Breast reconstruction is a surgical procedure that restores shape to your breast after mastectomy — surgery that removes your breast to treat or prevent breast cancer.
One type of breast reconstruction uses breast implants — silicone devices filled with silicone or salt water (saline) — to reshape your breasts. Breast reconstruction with breast implants is a complex procedure performed by a plastic surgeon. The breast reconstruction process can start at the time of your mastectomy or it can be done as a delayed procedure. The breast reconstruction process usually requires two or more operations — and several visits to your doctor — to insert, position and fill the breast implants.
Breast reconstruction won’t recreate the exact look and feel of your natural breast. However, the contour of your new breasts may restore a silhouette similar to what you had before mastectomy.
Breast reconstruction with breast implants carries the possibility of complications, including:
- Poor wound healing
- Implant rotation
- Implant rupture or deflation
- Protrusion of the implant through the skin
Less common complications include:
- Increased risk of future breast surgery to replace or remove the breast implant
- Changes in breast sensation
- Scar tissue that forms and compresses the implant and breast tissue into a hard, unnatural shape (capsular contracture)
Correcting any of these complications may require additional surgery. If you need adjuvant radiation therapy, you might not be an ideal candidate for breast implant reconstruction. Radiation therapy often leaves the skin and underlying tissue discolored or damaged. In such cases, doctors tend to recommend breast reconstruction with a tissue flap instead.
The breast reconstruction process begins with the placement of a breast implant or tissue expander, either at the time of your mastectomy surgery (immediate reconstruction) or during a later procedure (delayed reconstruction). Breast reconstruction often requires multiple operations — even if you choose immediate reconstruction — so you’ll likely face follow-up procedures later on.
A breast implant is a round or teardrop-shaped silicone shell, filled with salt water (saline) or silicone gel. A plastic surgeon places the implant behind the muscle in your chest (pectoral muscle) in a manner similar to what occurs during breast augmentation surgery.
Some women are able to go through a one-stage process — having the permanent breast implant placed at the time of the mastectomy. However, most women require a two-stage process, using a tissue expander before the permanent implant is placed.
Tissue expansion is a process that stretches your remaining chest skin and soft tissues to make room for the breast implant. The process takes place gradually, typically over several months.
Your surgeon places a tissue expander, similar to a balloon, under your pectoral muscle at the time of your mastectomy. The tissue expander has a small valve that your doctor can access by inserting a needle through your skin. Over the next few months your doctor or nurse injects saline into the valve, filling the balloon in stages. This gradual process allows the skin to stretch over time. You may experience moderate discomfort or a sensation of pressure as the implant expands.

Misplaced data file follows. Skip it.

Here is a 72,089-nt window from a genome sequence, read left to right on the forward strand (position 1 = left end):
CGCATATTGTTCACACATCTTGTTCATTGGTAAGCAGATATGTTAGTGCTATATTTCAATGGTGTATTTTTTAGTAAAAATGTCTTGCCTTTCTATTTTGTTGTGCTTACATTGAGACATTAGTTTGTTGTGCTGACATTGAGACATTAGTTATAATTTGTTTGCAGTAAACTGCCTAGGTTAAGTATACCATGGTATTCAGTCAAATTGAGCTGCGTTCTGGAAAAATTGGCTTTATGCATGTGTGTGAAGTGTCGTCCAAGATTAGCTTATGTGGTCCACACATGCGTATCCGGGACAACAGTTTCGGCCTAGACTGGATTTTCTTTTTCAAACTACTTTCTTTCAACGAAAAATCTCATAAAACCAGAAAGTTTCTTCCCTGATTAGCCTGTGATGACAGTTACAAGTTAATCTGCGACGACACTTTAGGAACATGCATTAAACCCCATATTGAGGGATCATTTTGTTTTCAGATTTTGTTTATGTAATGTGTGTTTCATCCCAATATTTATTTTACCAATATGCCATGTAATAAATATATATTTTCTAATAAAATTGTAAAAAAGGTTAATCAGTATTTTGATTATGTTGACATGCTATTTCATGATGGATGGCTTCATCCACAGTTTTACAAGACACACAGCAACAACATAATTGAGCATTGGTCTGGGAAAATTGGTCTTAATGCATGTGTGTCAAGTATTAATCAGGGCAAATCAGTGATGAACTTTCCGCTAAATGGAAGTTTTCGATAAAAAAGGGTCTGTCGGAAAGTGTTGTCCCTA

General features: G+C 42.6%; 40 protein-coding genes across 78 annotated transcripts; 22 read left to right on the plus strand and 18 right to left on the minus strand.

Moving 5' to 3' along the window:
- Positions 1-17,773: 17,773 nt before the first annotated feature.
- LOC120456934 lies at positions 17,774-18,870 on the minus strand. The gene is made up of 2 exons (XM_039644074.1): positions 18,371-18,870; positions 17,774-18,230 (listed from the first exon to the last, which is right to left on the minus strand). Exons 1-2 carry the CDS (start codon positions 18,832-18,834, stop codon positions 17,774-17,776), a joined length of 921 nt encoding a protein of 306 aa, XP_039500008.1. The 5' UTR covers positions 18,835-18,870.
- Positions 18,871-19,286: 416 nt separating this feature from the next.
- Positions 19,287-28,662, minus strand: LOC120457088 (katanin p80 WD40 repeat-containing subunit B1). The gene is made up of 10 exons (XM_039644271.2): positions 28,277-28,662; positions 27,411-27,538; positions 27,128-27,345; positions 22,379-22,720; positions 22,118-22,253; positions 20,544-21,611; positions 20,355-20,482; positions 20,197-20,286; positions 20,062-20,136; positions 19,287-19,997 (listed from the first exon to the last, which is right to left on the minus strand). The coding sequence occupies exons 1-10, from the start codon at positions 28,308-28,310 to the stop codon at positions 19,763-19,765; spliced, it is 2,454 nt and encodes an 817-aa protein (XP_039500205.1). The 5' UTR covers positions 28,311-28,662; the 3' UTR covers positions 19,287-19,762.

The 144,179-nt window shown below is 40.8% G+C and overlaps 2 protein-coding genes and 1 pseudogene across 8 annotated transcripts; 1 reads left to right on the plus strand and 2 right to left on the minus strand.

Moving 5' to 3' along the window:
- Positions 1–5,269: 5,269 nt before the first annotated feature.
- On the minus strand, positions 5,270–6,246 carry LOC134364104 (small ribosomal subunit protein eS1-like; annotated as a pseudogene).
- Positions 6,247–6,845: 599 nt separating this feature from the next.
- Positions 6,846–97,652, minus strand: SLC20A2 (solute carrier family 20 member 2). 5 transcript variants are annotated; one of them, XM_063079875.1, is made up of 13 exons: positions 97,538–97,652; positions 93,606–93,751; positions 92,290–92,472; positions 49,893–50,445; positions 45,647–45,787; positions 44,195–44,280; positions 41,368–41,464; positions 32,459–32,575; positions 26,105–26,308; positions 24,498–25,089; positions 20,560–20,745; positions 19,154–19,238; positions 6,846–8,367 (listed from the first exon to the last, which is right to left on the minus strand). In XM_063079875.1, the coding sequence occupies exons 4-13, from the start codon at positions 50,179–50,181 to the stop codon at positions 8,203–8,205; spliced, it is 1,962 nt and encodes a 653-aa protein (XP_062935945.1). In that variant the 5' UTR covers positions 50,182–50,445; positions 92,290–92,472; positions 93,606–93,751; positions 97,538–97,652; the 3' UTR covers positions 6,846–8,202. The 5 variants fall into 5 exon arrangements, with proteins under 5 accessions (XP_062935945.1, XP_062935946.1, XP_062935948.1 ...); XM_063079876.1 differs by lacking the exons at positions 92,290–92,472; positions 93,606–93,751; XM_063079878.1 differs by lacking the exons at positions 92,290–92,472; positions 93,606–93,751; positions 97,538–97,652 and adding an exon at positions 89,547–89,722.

After the tisue expansion process is complete, your surgeon performs a second surgery to remove the tissue expander and replace it with a permanent implant. Some tissue expanders are designed to be left in place permanently, so the second operation may be less extensive and require only local anesthesia.
You may be tired and sore for a few weeks after your surgery. Your doctor can prescribe medication to control your pain. You may have drainage tubes in place for a short time after your surgery to remove excess fluids that collect in the surgical site. The drainage tubes remain in place until the amount of fluid draining substantially decreases.
You’ll also have stitches (sutures) in place after your surgery. They’ll probably be absorbable sutures, though, so you won’t need to have them removed. Scarring is permanent, but the scars generally fade over time.
Generally, you’ll follow up with your plastic surgeon on a yearly basis to monitor your reconstructed breast. Make an appointment sooner than that, however, if you have any concerns about your reconstruction.
Breast reconstruction may also entail reconstruction of your nipple, if you choose, including tattooing to define the dark area of skin surrounding your nipple (areola).
Future breast cancer screening
If you’ve only had one breast reconstructed, you’ll need to have screening mammography done regularly on your other breast. Mammography isn’t usually necessary on breasts that have been reconstructed, as the mastectomy removes most of your breast tissue. You may opt to perform breast self-exams on your natural breast and the skin and surrounding area of your reconstructed breast.
Your doctor may recommend that you have a magnetic resonance imaging (MRI) test done every three years on your reconstructed breast to check for signs of implant rupture.
Breast reconstruction surgery offers many benefits, but it won’t make you look or feel exactly like you did before your mastectomy.
What breast reconstruction can do:
- Give you a breast contour
- Provide improved symmetry to your breasts so that they look similar under clothing or a bathing suit
- Help you avoid the need for an external prosthesis
What breast reconstruction may do:
- Improve your self-esteem and body image
- Partially erase the physical reminders of your disease
- Require additional surgery to correct reconstructive problems
What breast reconstruction won’t do:
- Make you look exactly the same as before
- Give your reconstructed breast the same sensations as your normal breast